So, we were lucky to see this exhibition. Unfortunately there was no exhibition book or other information to buy or bring with you from the exhibition. There was not only clothing and costumes featured here. There was also music, folk songs and traditional dancing. There is a revived interest for old Latvian traditions. During the times Latvia was occupied by Soviet and Nazi-Germany (1940-1991), it was of course difficult to uphold Latvian traditions.
The exhibition ends August 23rd 2015. For more information visit: http://www.liveriga.com/en/7668-exhibition-latvian-soul-patterns.

11. Art Noveau/Jugend

Riga has a great heritage when it comes to Art Noveau/Jugend designed buildings. Streets to look for are Alberta, Elizabetes, Antonijas, Strelnieku and Vilandes.

12. Art Café Sienna

Art Café Sienna on Strēlnieku iela 3
There are many nice small cafés and coffee shops in Riga. I had no intention to write about any of them until we by chance visited Art Café Sienna on Strēlnieku iela 3. We were early when visiting the Riga Art Nouveau Museum (Janis Rozentāls and Rūdolfs Blaumanis Museum) Rīgas Jūgendstila muzejs and had 50 minutes to spend before being allowed to enter. We decided to take a walk, and just opposite the Museum we saw this café and walked in expecting nothing out of the ordinary. We were in for a nice surprise. It is a fantastic place. 
Art Café Sienna on Strēlnieku iela 3
It is hard to describe. Visit their web page via this link www.sienna.lv press "Sakt" and you will get a 360 degree view of the café, and you will understand that we were surprised. Their assortment of fine teas, coffee, cognac and champagne is quite expensive, but irresistible. We settled for coffee since it was in the morning. But if I were to go anywhere to get an afternoon coffee or tea with a glass of cognac or champagne to go with it (Nota bene: this is not my usual way of spending my afternoons, but if ...), it would most definitely be at this place.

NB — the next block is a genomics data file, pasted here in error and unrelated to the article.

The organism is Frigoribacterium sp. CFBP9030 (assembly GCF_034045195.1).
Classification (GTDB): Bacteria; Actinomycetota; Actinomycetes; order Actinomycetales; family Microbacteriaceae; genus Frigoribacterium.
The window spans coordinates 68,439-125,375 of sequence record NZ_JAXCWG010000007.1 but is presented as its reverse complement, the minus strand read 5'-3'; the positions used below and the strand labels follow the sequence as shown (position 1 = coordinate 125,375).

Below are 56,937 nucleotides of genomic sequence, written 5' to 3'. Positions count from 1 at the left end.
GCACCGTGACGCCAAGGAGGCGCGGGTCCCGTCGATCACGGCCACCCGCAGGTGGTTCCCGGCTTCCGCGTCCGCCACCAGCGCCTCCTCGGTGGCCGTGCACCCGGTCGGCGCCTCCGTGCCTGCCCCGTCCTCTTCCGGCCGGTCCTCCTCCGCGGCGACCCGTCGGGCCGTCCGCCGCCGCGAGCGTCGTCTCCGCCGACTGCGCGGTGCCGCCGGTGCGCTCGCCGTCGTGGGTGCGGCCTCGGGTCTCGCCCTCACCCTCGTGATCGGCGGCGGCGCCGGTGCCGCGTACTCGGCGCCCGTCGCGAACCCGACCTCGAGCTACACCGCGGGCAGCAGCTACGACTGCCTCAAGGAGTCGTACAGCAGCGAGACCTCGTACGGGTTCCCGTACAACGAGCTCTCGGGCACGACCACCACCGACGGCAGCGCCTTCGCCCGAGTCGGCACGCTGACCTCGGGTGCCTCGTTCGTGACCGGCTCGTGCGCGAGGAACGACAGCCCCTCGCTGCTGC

Art Café Sienna on Strēlnieku iela 3
Riga was a very nice experience. I do recommend that you make a visit.

Read about visits to:
Tallinn, Estonia (2013)
Vilnius, Lithuania (2016)

10 kommentarer:

  1. Imponerende, for en kulturskatt. Dere rakk mye på kort tid.
    Dilemma: så mange fine bånd- inspirerende eller skulle man bare gi opp?

    1. Definitvt inspirerande tycker jag. Aldrig ge upp! :-)

  2. Hello! It is nice to read about your experiences in Riga, as I made nearly the same experiences when I travelled there this year and last year.

    Have a look at my blog, Wockensolle,


    you will find a lot of information about Riga, Estonia and Lithuania, and especially for Riga I created a "knitter's map" at


    you will find a translation button at the website, too, as it is in german

    Riga is phantastic!

  3. Hello Olle Peter and Lars, thanks for the wonderful review. I was in Riga in 2014 and 2015 and loved it too. The surroundings are great too. The awful woman on the stand in the market is not mad at knitting men, she just hates tourists or maybe even everyone. She chased me away from her stand too. ;-)
    Greetings! Carla

    1. Hello Carla! How nice to hear from you! I do hope all is well. Yes, Riga is fantastic. Thank you for sharing your experience regarding the woman at the market-stand. It is kind of comforting learning that it wasn't a question of gender. Best wishes from me and OP.

  4. Could you tell us how to tell the difference between machine knitted and hand knitted socks? I'd be curios. Not to say I wouldn't buy machine knitted but would like to know I'm getting what I'm paying for :)

  5. Hi, sorry you had to wait so long for this answer.

    1. The easiest way is to ask. I do that, and I have not experienced that the sellers are not honest about this.
    2. You could look at the heels. Machine knitted heels often differ from the hand-knitted ones.
    3. The machine knitted socks that we bought seem to be knitted flat and then sewn together, they all have a prominent seem all the way from the cuff down to the toe.
    4. Hand knitted items are more expensive.

  6. Thanks! It's good to know a few things to look out for.